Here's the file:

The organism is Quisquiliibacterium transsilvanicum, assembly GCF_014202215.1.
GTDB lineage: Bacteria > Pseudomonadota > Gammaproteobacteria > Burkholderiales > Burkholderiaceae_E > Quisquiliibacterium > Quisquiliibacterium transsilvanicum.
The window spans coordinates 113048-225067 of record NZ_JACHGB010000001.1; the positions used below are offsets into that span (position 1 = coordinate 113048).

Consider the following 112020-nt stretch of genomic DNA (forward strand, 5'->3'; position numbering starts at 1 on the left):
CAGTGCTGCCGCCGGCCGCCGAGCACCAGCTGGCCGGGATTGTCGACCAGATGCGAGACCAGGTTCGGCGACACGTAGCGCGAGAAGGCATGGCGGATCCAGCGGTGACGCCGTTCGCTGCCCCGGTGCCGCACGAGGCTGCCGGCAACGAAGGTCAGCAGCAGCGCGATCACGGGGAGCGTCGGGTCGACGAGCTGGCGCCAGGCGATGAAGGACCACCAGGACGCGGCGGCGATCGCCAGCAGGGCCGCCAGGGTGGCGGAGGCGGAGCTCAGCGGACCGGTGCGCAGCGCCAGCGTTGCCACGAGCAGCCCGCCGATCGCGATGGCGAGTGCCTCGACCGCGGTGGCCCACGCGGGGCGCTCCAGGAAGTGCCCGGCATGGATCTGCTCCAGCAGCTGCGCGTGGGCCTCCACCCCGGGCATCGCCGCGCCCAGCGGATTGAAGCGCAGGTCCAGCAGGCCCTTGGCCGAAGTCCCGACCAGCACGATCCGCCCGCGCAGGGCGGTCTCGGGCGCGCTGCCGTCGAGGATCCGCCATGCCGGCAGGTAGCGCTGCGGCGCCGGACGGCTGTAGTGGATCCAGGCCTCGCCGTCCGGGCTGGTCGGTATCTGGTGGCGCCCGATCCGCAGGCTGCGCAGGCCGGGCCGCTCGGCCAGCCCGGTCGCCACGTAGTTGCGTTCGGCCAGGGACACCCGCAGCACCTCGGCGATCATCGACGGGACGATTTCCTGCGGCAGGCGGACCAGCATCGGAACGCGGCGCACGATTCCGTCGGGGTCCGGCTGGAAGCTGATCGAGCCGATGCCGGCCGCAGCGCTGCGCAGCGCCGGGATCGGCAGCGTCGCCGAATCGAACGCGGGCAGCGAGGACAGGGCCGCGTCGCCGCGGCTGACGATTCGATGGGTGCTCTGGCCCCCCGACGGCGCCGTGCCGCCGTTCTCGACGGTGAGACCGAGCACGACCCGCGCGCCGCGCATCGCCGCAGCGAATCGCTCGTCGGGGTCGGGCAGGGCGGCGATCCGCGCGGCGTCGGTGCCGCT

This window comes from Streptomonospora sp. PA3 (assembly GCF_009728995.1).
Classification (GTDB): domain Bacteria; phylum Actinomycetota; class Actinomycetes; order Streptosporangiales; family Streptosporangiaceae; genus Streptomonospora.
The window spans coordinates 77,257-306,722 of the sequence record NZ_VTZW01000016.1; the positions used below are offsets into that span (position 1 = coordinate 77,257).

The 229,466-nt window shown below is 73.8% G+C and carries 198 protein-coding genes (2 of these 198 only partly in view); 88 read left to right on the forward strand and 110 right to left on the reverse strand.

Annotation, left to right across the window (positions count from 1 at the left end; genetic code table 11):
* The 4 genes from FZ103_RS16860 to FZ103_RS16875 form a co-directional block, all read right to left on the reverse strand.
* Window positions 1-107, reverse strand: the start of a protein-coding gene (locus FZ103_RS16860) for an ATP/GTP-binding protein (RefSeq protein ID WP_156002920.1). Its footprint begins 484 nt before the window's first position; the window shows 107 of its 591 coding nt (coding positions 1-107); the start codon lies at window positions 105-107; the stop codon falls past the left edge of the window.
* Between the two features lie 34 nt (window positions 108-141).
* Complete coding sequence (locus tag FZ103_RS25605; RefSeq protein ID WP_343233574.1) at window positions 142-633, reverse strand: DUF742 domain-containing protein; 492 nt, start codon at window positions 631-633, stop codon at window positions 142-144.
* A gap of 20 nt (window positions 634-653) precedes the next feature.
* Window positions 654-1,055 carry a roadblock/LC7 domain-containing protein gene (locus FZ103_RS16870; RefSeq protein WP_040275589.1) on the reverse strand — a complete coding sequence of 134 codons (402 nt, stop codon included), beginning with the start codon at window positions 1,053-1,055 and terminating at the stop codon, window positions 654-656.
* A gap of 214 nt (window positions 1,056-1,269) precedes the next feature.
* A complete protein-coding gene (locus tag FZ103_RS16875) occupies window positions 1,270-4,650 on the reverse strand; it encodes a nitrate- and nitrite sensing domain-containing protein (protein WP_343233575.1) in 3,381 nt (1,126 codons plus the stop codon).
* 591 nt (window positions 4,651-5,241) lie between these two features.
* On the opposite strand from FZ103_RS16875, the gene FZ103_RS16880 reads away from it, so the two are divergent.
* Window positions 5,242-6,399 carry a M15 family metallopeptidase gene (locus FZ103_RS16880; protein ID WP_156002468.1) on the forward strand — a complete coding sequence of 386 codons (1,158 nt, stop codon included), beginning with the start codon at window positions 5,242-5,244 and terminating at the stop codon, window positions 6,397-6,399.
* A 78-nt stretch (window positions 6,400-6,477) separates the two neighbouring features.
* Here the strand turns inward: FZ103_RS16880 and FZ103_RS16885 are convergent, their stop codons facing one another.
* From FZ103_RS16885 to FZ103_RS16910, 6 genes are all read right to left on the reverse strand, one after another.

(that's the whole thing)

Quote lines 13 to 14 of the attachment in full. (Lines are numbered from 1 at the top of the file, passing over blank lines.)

* Between the two features lie 34 nt (window positions 108-141).
* Complete coding sequence (locus tag FZ103_RS25605; RefSeq protein ID WP_343233574.1) at window positions 142-633, reverse strand: DUF742 domain-containing protein; 492 nt, start codon at window positions 631-633, stop codon at window positions 142-144.